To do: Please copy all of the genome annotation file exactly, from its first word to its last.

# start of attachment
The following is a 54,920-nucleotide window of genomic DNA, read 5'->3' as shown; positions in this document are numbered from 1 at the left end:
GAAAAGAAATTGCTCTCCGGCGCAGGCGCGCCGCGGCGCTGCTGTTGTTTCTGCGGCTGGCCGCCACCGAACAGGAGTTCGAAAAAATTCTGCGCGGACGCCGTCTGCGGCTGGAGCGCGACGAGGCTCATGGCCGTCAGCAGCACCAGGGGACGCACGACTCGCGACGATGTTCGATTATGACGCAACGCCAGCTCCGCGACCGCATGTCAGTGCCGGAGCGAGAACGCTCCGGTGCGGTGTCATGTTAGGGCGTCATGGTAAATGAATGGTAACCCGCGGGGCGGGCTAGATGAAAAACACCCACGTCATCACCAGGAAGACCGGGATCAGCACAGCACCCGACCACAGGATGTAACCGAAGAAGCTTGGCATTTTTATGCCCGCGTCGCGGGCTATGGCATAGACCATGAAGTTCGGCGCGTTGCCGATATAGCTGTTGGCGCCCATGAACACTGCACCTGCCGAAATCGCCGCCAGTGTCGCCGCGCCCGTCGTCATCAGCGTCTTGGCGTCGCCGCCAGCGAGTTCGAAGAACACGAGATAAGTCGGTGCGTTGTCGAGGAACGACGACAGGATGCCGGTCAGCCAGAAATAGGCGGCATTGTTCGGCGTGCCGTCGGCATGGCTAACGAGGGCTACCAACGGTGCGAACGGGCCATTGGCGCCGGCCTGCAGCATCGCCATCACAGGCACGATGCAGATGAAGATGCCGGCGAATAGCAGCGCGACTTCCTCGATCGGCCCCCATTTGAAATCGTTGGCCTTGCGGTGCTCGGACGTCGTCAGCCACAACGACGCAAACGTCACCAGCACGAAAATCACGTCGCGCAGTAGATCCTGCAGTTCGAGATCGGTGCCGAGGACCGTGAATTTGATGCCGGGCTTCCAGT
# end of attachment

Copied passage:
The following is a 54,920-nucleotide window of genomic DNA, read 5'->3' as shown; positions in this document are numbered from 1 at the left end:
GAAAAGAAATTGCTCTCCGGCGCAGGCGCGCCGCGGCGCTGCTGTTGTTTCTGCGGCTGGCCGCCACCGAACAGGAGTTCGAAAAAATTCTGCGCGGACGCCGTCTGCGGCTGGAGCGCGACGAGGCTCATGGCCGTCAGCAGCACCAGGGGACGCACGACTCGCGACGATGTTCGATTATGACGCAACGCCAGCTCCGCGACCGCATGTCAGTGCCGGAGCGAGAACGCTCCGGTGCGGTGTCATGTTAGGGCGTCATGGTAAATGAATGGTAACCCGCGGGGCGGGCTAGATGAAAAACACCCACGTCATCACCAGGAAGACCGGGATCAGCACAGCACCCGACCACAGGATGTAACCGAAGAAGCTTGGCATTTTTATGCCCGCGTCGCGGGCTATGGCATAGACCATGAAGTTCGGCGCGTTGCCGATATAGCTGTTGGCGCCCATGAACACTGCACCTGCCGAAATCGCCGCCAGTGTCGCCGCGCCCGTCGTCATCAGCGTCTTGGCGTCGCCGCCAGCGAGTTCGAAGAACACGAGATAAGTCGGTGCGTTGTCGAGGAACGACGACAGGATGCCGGTCAGCCAGAAATAGGCGGCATTGTTCGGCGTGCCGTCGGCATGGCTAACGAGGGCTACCAACGGTGCGAACGGGCCATTGGCGCCGGCCTGCAGCATCGCCATCACAGGCACGATGCAGATGAAGATGCCGGCGAATAGCAGCGCGACTTCCTCGATCGGCCCCCATTTGAAATCGTTGGCCTTGCGGTGCTCGGACGTCGTCAGCCACAACGACGCAAACGTCACCAGCACGAAAATCACGTCGCGCAGTAGATCCTGCAGTTCGAGATCGGTGCCGAGGACCGTGAATTTGATGCCGGGCTTCCAGT